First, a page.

“Rendez-vous” With Martha Argerich, Again

Review by: Jed Distler


Artistic Quality: 7

Sound Quality: 8

The second volume of Avanti Classic’s “Rendez-vous with Martha Argerich” series offers performances from the 2019 Hamburg Festival featuring the legendary pianist in chamber and concerto collaborations, as well as younger pianists under her mentorship and more established keyboard colleagues. Collectors who followed Warner’s annual Lugano Festival “Argerich and Friends” releases from 2002 through 2016 will more-or-less know what to expect from the Rendez-vous series’ mix of thrice-familiar Argerich fare and relative repertoire novelties. Here is a rundown of Volume 2’s contents:

CD 1: Violinist Renaud Capuçon and cellist Edgar Moreau join Argerich for a high-powered Mendelssohn C minor Trio, a work new to her discography. In Brahms’ G major sonata Op. 78, Capuçon and pianist Nicholas Angelich generally prove more spontaneous (albeit casual in detail) compared to their earlier recording on Erato.

CD 2: Probably the most relaxed and flexible of Argerich’s three commercial versions of the Mozart Andante with Five Variations K. 501 made with Stephen Kovacevich. The heavy-handed finale of her Beethoven “Kreutzer” Sonata with violinist Tedi Papavrami, however, yields to this violinist’s earlier, more refined recording with pianist François-Frédéric Guy, not to mention superior Argerich Kreutzers featuring violinists Itzhak Perlman (EMI) and Vadim Repin (DG). The fine Argerich/Gabriela Montero Schubert F minor Fantasia would have contributed more valuably to this release had Argerich and Sergio Tiempo not teamed up for an altogether lither and suppler interpretation, also issued by Avanti Classic.

CD 3: Charles Dutoit is an old hand at Stravinsky’s Les Noces, yet this performance (minus Argerich) may be better than it sounds from an engineering standpoint. Argerich can still burn through the Tchaikovsky First concerto like an unbridled puppy, with her 78-year-old fingers operating close to full capacity (reducing Dutoit and the Symphoniker Hamburg to second banana status). But what’s the point, when the superior Argerich/Abbado/Berlin recording of “Tchaik One” remains the reference to end all references?

CD 4: Evgeny Bozhanov serves up seven gorgeous, pianistically-oriented Scarlatti sonata performances. Pianists Dong Hyek Lim, Sophie Pacini, and Mauricio Vallini join Argerich for the musically uninteresting Bach Concerto in A minor with four keyboards. None of the “official” live Argerich Schumann Kinderszenen recordings improve upon her 1983 DG studio version, including this one from Hamburg. Argerich’s Chopin Introduction and Polonaise brillante with cellist Mischa Maisky sounds slightly fussy next to their stricter 2000 live DG recording.

CD 5: If no other version of Prokofiev’s Violin Sonata No. 2 with Argerich at the piano existed, I’d easily recommend her teaming up here with Tedi Papavrami. But it falls short of her earlier Capuçon and Gidon Kremer collaborations, while a 1975 recording of the flute version with James Galway preserves Argerich’s most incisive handling of the piano part. The Sylvain Cambreling-led Prokofiev Third Concerto is yet another case of “been there, done that much better decades ago.”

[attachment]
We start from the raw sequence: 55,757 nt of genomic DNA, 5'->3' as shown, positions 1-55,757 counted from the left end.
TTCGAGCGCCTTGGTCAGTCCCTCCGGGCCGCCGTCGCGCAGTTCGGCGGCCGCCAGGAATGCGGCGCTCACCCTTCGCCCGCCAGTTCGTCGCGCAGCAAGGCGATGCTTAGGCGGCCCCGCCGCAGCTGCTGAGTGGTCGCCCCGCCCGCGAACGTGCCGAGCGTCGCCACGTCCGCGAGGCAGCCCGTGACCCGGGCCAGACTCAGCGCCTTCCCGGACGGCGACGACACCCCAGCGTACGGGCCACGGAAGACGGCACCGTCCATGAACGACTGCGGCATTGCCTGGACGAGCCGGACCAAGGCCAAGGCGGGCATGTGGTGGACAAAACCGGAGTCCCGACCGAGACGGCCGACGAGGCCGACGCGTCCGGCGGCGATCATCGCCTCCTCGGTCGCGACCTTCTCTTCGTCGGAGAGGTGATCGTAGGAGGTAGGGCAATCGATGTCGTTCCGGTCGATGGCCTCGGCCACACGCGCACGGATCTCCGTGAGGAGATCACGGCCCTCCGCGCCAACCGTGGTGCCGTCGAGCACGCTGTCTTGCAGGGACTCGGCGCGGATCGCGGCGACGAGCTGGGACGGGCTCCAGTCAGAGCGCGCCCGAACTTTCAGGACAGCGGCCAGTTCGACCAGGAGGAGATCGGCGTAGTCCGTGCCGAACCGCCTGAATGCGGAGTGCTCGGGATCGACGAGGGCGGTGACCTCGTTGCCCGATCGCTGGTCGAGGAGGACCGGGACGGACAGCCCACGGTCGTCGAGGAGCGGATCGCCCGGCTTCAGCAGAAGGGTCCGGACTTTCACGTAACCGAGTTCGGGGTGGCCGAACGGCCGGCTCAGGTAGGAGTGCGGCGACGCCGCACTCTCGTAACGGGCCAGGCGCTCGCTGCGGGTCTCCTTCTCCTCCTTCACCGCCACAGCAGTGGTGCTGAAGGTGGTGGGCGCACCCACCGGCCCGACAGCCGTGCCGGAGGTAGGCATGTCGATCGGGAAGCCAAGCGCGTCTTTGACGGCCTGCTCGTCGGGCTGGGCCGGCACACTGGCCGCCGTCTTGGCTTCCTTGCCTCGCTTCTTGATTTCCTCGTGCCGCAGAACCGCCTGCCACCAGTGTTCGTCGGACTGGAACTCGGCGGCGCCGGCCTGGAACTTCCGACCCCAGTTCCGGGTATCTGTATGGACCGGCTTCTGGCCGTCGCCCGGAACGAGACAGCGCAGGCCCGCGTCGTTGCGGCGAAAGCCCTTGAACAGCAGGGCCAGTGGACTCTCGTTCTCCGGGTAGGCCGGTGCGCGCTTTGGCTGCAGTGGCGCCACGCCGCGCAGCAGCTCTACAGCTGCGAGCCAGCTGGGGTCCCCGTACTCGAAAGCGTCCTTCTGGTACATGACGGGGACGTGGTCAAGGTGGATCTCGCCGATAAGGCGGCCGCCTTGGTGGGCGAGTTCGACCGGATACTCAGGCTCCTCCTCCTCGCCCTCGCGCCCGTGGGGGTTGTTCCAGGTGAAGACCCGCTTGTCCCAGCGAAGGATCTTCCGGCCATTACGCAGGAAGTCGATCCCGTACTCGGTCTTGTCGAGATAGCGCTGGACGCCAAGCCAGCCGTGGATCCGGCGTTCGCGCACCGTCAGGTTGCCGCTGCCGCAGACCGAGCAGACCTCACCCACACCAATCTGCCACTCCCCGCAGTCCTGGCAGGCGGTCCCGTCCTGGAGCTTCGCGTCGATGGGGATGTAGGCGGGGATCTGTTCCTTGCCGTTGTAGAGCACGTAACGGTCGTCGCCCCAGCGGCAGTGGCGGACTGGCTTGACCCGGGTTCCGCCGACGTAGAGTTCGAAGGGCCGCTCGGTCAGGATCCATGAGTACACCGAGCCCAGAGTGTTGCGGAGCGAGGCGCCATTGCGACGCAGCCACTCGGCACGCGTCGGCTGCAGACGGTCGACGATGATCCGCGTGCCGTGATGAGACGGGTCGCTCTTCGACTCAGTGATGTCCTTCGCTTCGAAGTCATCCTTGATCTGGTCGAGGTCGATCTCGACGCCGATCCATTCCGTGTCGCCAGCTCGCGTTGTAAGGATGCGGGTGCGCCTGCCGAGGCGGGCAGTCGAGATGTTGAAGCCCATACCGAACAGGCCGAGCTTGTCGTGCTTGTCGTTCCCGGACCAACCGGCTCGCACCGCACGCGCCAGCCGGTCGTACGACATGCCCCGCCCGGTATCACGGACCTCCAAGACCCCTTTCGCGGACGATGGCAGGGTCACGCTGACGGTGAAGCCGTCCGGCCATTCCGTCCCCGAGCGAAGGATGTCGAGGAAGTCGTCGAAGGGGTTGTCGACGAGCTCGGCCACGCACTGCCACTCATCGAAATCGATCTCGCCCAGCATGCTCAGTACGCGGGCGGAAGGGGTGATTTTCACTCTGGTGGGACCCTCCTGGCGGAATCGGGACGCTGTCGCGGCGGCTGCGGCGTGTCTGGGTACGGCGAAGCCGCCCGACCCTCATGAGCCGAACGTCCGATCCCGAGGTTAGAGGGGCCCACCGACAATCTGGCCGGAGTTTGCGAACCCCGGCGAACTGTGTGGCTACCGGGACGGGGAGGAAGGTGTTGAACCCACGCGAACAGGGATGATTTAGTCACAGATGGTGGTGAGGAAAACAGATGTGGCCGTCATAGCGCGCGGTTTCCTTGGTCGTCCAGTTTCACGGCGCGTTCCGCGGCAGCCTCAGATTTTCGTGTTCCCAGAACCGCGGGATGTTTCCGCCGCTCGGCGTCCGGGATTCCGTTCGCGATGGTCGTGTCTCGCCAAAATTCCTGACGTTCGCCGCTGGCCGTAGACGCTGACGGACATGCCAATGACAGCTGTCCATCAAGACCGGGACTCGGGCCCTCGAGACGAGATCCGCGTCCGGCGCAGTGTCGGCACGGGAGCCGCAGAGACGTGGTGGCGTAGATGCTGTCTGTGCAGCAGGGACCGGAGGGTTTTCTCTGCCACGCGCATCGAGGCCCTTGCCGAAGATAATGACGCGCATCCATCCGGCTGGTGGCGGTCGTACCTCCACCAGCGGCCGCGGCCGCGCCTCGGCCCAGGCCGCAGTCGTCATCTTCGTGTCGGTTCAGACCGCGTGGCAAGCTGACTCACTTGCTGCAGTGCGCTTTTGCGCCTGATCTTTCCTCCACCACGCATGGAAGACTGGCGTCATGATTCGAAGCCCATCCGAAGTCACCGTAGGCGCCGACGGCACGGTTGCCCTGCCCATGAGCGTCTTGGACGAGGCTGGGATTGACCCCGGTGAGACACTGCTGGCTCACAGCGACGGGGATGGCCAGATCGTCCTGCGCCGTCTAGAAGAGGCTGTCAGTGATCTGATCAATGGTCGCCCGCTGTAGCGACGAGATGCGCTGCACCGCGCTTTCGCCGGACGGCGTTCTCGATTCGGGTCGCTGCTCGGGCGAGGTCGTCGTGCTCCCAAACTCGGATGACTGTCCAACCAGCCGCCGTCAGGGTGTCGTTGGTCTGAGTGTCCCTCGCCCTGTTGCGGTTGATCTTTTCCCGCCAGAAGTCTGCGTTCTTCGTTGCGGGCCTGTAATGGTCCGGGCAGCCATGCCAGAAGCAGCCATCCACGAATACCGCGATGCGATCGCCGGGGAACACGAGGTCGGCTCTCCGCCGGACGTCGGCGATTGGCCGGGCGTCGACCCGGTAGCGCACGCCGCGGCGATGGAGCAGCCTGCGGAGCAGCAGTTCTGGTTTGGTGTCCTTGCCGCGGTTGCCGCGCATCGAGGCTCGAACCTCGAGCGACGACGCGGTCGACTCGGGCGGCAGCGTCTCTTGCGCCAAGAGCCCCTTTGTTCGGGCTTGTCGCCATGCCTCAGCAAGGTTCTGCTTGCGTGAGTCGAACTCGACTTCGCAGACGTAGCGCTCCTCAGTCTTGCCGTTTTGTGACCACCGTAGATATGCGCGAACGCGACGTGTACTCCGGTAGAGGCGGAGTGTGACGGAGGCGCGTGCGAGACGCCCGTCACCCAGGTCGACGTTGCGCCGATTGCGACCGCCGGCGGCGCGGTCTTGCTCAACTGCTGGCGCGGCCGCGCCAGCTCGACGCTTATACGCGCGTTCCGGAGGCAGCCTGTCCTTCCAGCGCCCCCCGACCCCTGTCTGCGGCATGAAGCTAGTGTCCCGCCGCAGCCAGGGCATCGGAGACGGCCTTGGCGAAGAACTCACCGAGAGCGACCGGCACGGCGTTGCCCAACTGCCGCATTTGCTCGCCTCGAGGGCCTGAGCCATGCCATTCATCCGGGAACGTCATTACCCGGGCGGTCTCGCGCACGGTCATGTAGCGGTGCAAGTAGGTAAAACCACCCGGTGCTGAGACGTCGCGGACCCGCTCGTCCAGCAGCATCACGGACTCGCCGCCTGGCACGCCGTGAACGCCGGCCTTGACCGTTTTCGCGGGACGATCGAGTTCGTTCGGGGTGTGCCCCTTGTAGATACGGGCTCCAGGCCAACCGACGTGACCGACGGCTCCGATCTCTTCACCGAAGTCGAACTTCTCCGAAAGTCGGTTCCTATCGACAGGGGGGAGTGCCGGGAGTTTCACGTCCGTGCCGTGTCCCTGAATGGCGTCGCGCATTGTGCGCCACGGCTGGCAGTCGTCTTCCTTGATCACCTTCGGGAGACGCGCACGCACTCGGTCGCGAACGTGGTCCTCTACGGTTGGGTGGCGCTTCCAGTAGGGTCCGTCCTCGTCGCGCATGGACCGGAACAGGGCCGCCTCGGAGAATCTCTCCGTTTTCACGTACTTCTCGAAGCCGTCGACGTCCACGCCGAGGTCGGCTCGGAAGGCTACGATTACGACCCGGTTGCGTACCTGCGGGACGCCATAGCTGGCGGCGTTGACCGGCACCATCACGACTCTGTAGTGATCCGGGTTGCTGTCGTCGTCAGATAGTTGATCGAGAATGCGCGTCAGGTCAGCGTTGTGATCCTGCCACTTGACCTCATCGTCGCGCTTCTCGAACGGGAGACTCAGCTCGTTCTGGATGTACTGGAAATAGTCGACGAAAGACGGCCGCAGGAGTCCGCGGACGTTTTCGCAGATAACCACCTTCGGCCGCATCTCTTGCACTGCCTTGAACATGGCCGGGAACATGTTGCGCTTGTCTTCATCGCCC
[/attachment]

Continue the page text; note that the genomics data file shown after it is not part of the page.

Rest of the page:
CD 6: Mozart’s D major K. 381 Sonata for piano duet with Akane Sakai lacks the vitality and stylish sparkle of Argerich’s superb 2012 Lugano reading with Maria João Pires. Bozhanov returns with Sergei Babayan for a lovely Debussy Petite Suite, while Babayan accompanies violinist Geza Hosszu-Legocky in two fine Granados and Kreisler encores. Sergio Tiempo and Karen Lechner display impressive ensemble synchronicity in the Poulenc Two Piano Sonata and Lutoslawski Paganini Variations. Lastly, Argerich plays the Waltz from Rachmaninov’s Six Pieces for Four Hands Op. 11 more indulgently with Khatia Buniatischvili than in her relatively straightforward 2003 Lugano performance with Lilya Zilberstein.

Notwithstanding many points of interest, Volume 2 doesn’t consistently reach Volume 1’s performance heights, nor its variety of repertoire. My qualified recommendation will not dissuade rabid Argerich acolytes from acquiring this release, but general listeners certainly should download or stream the collection’s highlights. In the meantime, I look forward to the next ten Argerich Schumann Kinderszenens.

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Recording Details:

Album Title: Rendez-vous with Martha Argerich, Volume 2
Reference Recording: None for this collection

Various Composers & Works

  • Martha Argerich (piano); Various instrumentalists
  • Symphoniker Hamburg, Sylvain Cambreling, Charles Dutoit

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